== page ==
Photodynamic Therapy - Lighting Up the Treatment of Cancer

R. Alex Hsi, MD and Stephen Hahn, MD
Abramson Cancer Center of the University of Pennsylvania
Last Modified: November 1, 2001

Photodynamic therapy (PDT) is a novel approach to the treatment of cancer which holds promise as a primary or adjunctive therapeutic modality. It works by exposing a photosensitizing drug to specific wavelengths of light in the presence of oxygen. When this reaction occurs, the normally innocuous photosensitizing drug becomes cytotoxic via an activated species of oxygen, known as "singlet oxygen." The observation that these drugs are preferentially retained by tumor cells makes them an ideal agent for anti-cancer treatment.

PDT has been tried since the 1970's with mixed success. The main drawback was the lack of good photosensitizing drugs with tolerable side effects. However, in the past few years, there has been an explosion of new drugs that have been developed with better side effect profiles. In addition, these newer drugs are activated at higher wavelengths of light (in the near infrared region of the UV spectrum) which allows for deeper tissue penetration and thus more effective tumor cell killing. Armed with an array of different drugs with a spectrum of light absorbing characteristics, as well as improved laser technology to deliver the light, oncologists have more flexibility to treat a multitude of different cancers throughout the body. Among the possible targets for PDT are tumors of the brain, head and neck, breast, esophagus, lung, pleural cavity, ovary, abdominal cavity, bladder, prostate, cervix and skin.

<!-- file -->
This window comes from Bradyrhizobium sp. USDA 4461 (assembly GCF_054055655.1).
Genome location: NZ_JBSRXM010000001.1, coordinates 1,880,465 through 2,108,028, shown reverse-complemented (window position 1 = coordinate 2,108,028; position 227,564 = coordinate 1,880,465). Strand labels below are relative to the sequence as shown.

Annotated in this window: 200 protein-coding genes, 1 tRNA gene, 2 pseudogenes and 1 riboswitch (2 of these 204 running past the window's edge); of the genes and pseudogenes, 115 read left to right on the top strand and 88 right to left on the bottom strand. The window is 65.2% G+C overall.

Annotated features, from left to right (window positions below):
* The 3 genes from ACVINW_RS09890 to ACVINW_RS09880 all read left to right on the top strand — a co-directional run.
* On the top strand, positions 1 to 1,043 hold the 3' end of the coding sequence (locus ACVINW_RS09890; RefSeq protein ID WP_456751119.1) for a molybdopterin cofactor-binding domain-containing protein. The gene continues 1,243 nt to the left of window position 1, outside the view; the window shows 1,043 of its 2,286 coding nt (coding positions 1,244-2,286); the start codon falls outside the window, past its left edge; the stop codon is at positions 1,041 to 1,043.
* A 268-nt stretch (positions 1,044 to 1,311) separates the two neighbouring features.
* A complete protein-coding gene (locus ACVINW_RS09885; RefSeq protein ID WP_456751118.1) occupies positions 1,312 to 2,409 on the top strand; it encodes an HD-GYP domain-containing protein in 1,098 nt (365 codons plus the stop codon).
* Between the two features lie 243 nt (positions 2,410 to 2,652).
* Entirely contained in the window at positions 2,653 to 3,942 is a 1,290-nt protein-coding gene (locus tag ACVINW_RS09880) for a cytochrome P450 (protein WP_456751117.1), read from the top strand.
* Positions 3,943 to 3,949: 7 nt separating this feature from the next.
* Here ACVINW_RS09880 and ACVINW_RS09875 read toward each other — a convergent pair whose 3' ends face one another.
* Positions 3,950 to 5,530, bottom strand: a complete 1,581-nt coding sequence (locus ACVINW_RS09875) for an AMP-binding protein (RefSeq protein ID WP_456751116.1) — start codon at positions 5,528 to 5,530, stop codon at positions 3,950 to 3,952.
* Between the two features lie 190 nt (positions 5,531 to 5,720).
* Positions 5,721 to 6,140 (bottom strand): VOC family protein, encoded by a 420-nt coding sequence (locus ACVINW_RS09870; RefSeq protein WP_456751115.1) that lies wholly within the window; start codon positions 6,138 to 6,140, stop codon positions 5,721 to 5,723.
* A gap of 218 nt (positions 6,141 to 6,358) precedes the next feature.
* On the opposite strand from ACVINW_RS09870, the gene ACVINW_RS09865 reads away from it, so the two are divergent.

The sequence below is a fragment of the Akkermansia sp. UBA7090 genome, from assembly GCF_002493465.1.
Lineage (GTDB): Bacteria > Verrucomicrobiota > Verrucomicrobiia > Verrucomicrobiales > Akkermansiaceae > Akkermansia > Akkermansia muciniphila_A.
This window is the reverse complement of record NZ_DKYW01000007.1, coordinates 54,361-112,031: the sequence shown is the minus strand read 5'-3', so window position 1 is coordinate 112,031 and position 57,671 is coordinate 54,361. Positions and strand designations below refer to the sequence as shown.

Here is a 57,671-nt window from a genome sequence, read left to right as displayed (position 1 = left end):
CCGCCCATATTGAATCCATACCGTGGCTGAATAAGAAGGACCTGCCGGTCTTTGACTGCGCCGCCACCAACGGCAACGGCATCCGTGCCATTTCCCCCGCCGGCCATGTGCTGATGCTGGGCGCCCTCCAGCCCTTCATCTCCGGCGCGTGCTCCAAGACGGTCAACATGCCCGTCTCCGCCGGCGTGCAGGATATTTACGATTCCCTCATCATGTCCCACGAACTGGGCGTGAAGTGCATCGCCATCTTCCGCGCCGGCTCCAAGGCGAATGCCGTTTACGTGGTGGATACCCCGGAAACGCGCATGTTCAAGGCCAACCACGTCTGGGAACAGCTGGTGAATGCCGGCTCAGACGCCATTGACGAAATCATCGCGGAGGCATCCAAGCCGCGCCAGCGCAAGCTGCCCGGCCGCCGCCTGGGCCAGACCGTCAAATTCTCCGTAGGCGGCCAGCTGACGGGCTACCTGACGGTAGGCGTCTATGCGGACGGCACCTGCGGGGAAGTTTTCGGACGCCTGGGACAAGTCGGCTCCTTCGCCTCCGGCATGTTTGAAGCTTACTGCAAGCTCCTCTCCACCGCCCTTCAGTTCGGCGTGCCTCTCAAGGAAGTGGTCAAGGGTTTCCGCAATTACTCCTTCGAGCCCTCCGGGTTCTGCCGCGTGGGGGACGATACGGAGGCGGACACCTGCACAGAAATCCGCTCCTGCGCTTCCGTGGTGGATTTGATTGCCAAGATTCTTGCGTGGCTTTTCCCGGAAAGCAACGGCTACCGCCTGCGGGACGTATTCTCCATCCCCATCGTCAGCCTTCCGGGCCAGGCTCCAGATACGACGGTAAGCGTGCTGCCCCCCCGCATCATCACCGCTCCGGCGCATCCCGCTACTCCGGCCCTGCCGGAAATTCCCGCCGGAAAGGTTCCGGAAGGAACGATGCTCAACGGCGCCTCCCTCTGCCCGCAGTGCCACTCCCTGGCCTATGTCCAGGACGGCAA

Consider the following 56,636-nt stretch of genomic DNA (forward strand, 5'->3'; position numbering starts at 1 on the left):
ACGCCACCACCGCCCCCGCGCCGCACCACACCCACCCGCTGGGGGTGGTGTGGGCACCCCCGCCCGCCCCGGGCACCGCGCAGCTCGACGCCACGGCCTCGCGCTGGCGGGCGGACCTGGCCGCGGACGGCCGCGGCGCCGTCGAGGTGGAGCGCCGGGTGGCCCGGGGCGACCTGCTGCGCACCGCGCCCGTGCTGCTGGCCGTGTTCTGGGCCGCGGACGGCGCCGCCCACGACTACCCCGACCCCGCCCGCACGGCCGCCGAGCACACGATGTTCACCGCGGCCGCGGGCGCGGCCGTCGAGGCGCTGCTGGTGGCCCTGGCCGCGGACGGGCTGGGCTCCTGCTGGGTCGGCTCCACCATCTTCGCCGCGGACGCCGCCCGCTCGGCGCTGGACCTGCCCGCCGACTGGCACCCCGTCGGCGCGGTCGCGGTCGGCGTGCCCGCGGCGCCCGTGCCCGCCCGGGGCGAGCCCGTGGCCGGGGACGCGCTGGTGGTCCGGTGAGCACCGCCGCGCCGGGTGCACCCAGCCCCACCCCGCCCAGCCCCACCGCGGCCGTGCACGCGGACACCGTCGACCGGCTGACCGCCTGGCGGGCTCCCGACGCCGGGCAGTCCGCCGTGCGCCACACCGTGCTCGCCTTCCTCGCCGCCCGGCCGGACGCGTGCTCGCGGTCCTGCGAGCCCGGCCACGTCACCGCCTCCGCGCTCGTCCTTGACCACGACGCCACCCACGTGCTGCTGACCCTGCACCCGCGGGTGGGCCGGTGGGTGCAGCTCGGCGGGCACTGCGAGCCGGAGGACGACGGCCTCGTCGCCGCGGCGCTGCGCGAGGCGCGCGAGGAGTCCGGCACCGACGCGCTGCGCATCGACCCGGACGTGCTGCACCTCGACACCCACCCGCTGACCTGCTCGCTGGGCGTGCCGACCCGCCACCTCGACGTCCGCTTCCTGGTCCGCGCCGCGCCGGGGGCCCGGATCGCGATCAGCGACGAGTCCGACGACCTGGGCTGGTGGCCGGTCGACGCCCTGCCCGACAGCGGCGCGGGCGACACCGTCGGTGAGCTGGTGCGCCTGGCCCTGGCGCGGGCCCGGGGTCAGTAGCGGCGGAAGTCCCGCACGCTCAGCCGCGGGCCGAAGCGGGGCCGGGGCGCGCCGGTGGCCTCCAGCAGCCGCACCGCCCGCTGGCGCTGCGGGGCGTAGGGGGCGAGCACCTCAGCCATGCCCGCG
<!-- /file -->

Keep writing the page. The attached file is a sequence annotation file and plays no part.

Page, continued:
Currently, PDT has been approved by the FDA to treat obstructing esophageal tumors, microinvasive lung cancer, and obstructing lung cancer. At the University of Pennsylvania, under the direction of Drs. Stephen Hahn, Jim Metz, and Eli Glatstein, a major project has been launched to investigate the applications of PDT on the basic science and clinical level. A treatment program for obstructing esophageal tumors as well as a Phase II study of disseminated intraperitoneal malignancies are already underway. The intraperitoneal study includes patients with recurrent or persistent ovarian cancer, sarcoma or gastrointestinal malignancies who have failed standard treatment regimens. Clinical trials for mesothelioma and malignant pleural effusions are also underway. A protocol for treating patients with locally recurrent prostate cancer after radiotherapy will begin in the year 2000. In the laboratory,studies to address various technical questions of drug and light delivery are being examined.

As this technique is developed and refined, we believe PDT may provide a new and potent weapon in the fight against cancer.